Obama White House spokesman Jay Carney answers questions from reporters with facts and details totally unrelated to the questions, and the reporters are left wondering what in the world they just heard and why, forgetting to press for real answers. Classic.
"Terms of reference". Sir Humphrey Appleby would be proud.
From White House Dossier by Keith Koffler (5/9/2013):
Internal Benghazi Review Ignored Clinton, Obama
The internal State Department Accountability Review Board report being touted by the White House as an “unsparing” investigation into the Benghazi response actually completely spared the two individuals whose actions Republicans want to know about most: President Obama and former Secretary of State Hillary Clinton.
There is no mention in the report of the what Clinton or Obama did related to Benghazi. In fact, Obama isn’t mentioned at all in the document, and Clinton only once – in the context of her appointing the Review Board. There is no suggestion that Clinton or Obama were interviewed or even examined by the investigation.
What’s more, Accountability Review Boards are part of statutory State Department process that is not legally permitted to investigate the president.
It’s not even clear that an Accountability Review Board is permitted to probe the Secretary of State. The purview of a Review Board covers “employees” of the State Department who could be subject to discipline by the Secretary of State, who presumably would not be tasked to discipline herself.
Despite all this, White House Press Secretary Jay Carney Wednesday suggested the Review Board report exculpates Clinton.
From the briefing:
Q So the White House is confident that Hillary Clinton acted appropriately throughout this process?
MR. CARNEY: We are. And I think I would point you to the Accountability Review Board and what –
Q Which didn’t –
MR. CARNEY: I think I would point you to the report the put out. I would point you to what the two heads of that board, Ambassador Pickering and Admiral Mullen — each highly praised by both sides of the aisle for their long, distinguished careers — put out in a statement this week: “From the beginning of the ARB process, we had unfettered access to everyone and everything, including all of the documentation we needed. Our marching orders were to get to the bottom of what happened, and that is what we did.”
Again, this is an unsparing report done by two career professionals, nonpartisan career professionals, that contain within it very serious recommendations, found shortcomings that needed to be corrected, and the State Department acted immediately on that.
But there is no evidence Pickering and Mullin ever talked to Clinton, or that they even sought to.
Carney dodged a question about whether Obama was interviewed by the Review Board.
Q On the question of the Accountability Review Board, you keep saying it was unsparing and you said they had unfettered access. Did Admiral Mullen and Mr. Pickering interview the President about what he did on the night of September 11th?
MR. CARNEY: Again, I will point you to what Admiral Mullen and Ambassador Pickering said and what the report said, beginning with the fact that — this is useful here. The Accountability Review Board investigation, headed by, as I said, two of the most respected, non-partisan leaders in Washington, found that the interagency response was timely and appropriate and “helped save the lives of two severely wounded Americans.”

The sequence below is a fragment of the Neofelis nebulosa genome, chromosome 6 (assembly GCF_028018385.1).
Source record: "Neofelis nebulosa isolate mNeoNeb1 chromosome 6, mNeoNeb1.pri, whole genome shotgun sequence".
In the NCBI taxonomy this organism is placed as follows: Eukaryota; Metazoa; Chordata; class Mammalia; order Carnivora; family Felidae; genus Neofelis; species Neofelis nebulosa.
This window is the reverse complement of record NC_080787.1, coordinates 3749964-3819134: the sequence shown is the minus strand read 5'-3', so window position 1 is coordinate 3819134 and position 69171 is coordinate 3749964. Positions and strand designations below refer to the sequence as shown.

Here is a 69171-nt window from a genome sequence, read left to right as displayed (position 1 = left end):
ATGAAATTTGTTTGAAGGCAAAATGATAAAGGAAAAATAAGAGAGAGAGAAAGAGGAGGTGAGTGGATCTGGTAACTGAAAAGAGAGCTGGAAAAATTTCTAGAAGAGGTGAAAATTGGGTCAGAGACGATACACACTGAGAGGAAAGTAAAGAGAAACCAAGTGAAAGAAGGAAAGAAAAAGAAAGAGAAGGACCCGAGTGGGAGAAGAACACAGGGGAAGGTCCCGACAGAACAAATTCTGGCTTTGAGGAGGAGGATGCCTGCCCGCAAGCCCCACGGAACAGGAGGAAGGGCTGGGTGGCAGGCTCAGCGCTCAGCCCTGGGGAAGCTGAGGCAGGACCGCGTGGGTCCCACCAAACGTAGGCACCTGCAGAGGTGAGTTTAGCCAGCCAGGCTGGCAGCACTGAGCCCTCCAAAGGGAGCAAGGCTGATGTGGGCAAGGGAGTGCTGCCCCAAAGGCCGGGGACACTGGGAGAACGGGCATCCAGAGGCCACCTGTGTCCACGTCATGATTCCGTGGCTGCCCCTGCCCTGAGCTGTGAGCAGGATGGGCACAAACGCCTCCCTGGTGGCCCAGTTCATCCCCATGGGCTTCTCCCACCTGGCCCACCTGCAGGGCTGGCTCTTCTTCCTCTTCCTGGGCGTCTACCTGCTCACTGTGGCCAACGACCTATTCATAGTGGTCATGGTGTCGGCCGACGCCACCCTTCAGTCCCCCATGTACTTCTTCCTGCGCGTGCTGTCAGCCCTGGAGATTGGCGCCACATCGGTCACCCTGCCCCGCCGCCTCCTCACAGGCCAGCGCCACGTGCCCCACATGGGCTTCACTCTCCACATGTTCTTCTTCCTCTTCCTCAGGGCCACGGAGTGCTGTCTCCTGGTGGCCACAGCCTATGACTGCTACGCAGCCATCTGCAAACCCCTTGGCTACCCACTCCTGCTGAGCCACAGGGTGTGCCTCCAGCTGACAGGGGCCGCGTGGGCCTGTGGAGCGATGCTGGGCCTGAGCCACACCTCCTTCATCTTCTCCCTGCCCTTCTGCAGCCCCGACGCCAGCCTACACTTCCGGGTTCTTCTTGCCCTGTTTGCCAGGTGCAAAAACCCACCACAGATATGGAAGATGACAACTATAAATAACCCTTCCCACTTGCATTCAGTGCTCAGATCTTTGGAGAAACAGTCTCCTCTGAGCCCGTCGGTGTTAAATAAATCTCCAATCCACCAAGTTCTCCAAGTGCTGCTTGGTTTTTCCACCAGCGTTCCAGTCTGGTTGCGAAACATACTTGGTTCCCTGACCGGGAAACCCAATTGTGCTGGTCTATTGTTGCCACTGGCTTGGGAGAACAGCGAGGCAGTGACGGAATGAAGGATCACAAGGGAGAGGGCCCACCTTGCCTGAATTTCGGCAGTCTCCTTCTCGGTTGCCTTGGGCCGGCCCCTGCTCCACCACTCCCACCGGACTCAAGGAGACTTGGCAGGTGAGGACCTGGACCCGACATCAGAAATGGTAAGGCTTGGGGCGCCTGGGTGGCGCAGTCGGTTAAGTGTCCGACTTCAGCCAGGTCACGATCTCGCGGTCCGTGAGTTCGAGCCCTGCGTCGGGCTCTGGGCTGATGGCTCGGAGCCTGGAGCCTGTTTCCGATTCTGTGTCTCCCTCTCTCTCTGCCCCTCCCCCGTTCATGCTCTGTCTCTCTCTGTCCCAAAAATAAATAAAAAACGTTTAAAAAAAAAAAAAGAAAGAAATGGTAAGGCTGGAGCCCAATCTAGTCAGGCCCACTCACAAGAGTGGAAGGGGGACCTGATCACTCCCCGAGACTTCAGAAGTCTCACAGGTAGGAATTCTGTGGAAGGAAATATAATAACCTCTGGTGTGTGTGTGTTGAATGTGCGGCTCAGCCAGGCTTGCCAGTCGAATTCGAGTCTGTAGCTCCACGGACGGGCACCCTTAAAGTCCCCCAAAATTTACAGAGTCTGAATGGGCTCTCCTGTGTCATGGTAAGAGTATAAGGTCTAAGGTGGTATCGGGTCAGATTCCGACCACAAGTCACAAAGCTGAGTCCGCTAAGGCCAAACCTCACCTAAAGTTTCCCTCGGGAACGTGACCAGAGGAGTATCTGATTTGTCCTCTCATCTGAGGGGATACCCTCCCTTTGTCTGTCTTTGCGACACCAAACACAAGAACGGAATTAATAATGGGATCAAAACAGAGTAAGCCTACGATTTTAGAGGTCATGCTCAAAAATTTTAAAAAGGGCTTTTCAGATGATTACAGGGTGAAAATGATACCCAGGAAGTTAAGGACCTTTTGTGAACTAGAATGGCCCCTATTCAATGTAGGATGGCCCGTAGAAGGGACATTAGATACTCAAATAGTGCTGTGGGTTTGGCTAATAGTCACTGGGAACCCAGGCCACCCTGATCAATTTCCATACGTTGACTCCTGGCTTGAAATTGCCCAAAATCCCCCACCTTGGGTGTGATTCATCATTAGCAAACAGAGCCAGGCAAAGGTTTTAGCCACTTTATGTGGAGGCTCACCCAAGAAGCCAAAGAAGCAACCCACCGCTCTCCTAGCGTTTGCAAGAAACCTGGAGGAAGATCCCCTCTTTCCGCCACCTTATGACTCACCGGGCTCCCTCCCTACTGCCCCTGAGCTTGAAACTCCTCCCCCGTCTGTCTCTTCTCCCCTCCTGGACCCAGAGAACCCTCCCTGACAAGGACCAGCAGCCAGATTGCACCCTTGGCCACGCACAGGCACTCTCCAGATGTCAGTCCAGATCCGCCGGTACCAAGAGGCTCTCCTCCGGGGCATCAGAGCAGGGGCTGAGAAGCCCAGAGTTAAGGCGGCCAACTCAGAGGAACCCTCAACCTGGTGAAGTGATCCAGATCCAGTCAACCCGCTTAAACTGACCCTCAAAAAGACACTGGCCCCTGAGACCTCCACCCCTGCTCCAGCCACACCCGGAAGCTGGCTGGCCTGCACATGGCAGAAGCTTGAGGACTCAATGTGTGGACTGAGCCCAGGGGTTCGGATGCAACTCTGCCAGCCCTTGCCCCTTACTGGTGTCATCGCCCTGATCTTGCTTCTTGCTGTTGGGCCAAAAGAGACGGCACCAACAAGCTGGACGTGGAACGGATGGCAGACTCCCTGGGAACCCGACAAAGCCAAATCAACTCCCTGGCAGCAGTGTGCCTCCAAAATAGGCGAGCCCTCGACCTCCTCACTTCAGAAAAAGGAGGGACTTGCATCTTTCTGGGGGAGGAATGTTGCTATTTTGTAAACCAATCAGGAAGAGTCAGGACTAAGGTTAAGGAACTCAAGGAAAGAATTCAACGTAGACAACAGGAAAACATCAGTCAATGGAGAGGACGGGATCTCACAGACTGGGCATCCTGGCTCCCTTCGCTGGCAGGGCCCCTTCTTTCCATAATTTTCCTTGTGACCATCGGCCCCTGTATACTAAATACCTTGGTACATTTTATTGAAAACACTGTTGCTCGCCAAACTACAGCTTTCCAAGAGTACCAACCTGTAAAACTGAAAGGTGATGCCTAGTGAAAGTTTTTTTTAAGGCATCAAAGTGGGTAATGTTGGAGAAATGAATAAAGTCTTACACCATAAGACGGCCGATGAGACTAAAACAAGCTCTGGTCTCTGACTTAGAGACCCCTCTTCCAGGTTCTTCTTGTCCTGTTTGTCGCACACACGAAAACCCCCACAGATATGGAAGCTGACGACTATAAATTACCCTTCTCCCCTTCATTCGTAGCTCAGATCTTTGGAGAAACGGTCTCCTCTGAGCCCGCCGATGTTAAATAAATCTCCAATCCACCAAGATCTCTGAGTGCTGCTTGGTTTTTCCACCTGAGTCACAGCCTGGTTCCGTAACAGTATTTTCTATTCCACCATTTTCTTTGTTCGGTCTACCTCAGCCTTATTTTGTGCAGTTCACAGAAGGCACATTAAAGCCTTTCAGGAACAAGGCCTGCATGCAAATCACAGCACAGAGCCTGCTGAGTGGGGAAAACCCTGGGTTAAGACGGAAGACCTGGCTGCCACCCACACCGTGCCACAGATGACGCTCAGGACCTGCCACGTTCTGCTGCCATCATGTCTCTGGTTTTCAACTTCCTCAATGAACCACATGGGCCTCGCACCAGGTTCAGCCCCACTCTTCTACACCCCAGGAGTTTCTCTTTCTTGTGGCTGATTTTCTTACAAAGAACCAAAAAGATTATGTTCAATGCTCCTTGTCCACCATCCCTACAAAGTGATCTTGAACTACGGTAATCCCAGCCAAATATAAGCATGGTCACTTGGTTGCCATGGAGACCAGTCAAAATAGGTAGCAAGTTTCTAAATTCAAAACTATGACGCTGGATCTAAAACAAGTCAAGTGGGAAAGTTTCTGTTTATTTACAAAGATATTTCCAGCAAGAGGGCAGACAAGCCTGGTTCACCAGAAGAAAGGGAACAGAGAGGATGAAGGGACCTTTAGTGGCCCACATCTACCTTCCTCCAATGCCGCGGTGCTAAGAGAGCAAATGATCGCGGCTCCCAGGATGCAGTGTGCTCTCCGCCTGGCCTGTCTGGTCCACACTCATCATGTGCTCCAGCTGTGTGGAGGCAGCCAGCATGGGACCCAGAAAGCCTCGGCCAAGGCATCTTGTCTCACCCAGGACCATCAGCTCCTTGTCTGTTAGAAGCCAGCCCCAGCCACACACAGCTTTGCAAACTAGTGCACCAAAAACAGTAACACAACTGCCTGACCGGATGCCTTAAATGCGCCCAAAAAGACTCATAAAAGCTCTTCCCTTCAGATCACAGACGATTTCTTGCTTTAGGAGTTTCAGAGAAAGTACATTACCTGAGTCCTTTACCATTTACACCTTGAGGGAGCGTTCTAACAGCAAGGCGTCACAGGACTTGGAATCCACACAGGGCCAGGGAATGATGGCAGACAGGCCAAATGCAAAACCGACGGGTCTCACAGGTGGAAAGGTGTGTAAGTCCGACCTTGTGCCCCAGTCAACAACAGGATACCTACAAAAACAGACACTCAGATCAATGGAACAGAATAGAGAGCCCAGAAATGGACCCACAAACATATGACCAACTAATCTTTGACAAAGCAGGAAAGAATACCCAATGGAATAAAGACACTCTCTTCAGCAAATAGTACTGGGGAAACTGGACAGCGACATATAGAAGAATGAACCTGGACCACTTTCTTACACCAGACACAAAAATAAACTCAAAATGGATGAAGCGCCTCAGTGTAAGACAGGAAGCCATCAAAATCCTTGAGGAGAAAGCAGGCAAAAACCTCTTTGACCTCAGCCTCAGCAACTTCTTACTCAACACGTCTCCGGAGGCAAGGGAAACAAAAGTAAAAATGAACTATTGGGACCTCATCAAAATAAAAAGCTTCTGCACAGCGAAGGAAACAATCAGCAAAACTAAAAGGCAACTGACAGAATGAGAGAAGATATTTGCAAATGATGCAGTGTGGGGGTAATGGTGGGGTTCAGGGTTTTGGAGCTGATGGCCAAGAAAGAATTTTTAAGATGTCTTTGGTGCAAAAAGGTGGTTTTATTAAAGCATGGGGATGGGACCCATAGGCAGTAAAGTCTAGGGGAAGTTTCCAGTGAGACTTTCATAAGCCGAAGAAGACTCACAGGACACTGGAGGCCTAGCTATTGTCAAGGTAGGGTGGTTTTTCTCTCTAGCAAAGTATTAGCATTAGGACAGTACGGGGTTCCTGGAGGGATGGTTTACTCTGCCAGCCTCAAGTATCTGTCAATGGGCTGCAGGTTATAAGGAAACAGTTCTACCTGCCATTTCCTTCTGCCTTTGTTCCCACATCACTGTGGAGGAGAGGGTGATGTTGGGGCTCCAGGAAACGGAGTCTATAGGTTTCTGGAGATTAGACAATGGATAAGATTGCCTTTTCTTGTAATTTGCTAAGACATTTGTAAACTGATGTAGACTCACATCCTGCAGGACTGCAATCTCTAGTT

Here’s a video of the exchange, in which Carney appears a little flustered. [video at the link]
Note that this is a classic case of press secretary spin, in which the answer contains a litany of facts wholly unrelated to the question and designed to draw attention away from the fact that the press secretary is not addressing the issue that was raised.
In this case, Carney was successful. There was no follow up.
"Terms of reference" dialog between Minister Hacker and Sir Humphrey Appleby, from "Yes, Minister: Doing the Honours" (1981), from IMDb:
Sir Humphrey Appleby: Minister, if you block honours pending economies, you might create a dangerous precedent.
James Hacker: You mean that if we do the right thing this time, we might have to do the right thing again next time. It seems on that philosophy, nothing would ever get done at all.
Sir Humphrey Appleby: On the contrary, many, many things must be done...
Sir Humphrey Appleby, James Hacker: [together] but nothing must be done for the first time.
Sir Humphrey Appleby: No, no, Minister. What I mean is that I am fully seized of your aims and of course I will do my utmost to see that they are put into practice.
James Hacker: If you would.
Sir Humphrey Appleby: And to that end, I recommend that we set up an interdepartmental committee with fairly broad terms of reference so that at the end of the day we'll be in the position to think through the various implications and arrive at a decision based on long-term considerations rather than rush prematurely into precipitate and possibly ill-conceived action which might well have unforeseen repercussions.
James Hacker: You mean no.
Well, fictional Minister Hacker saw it through.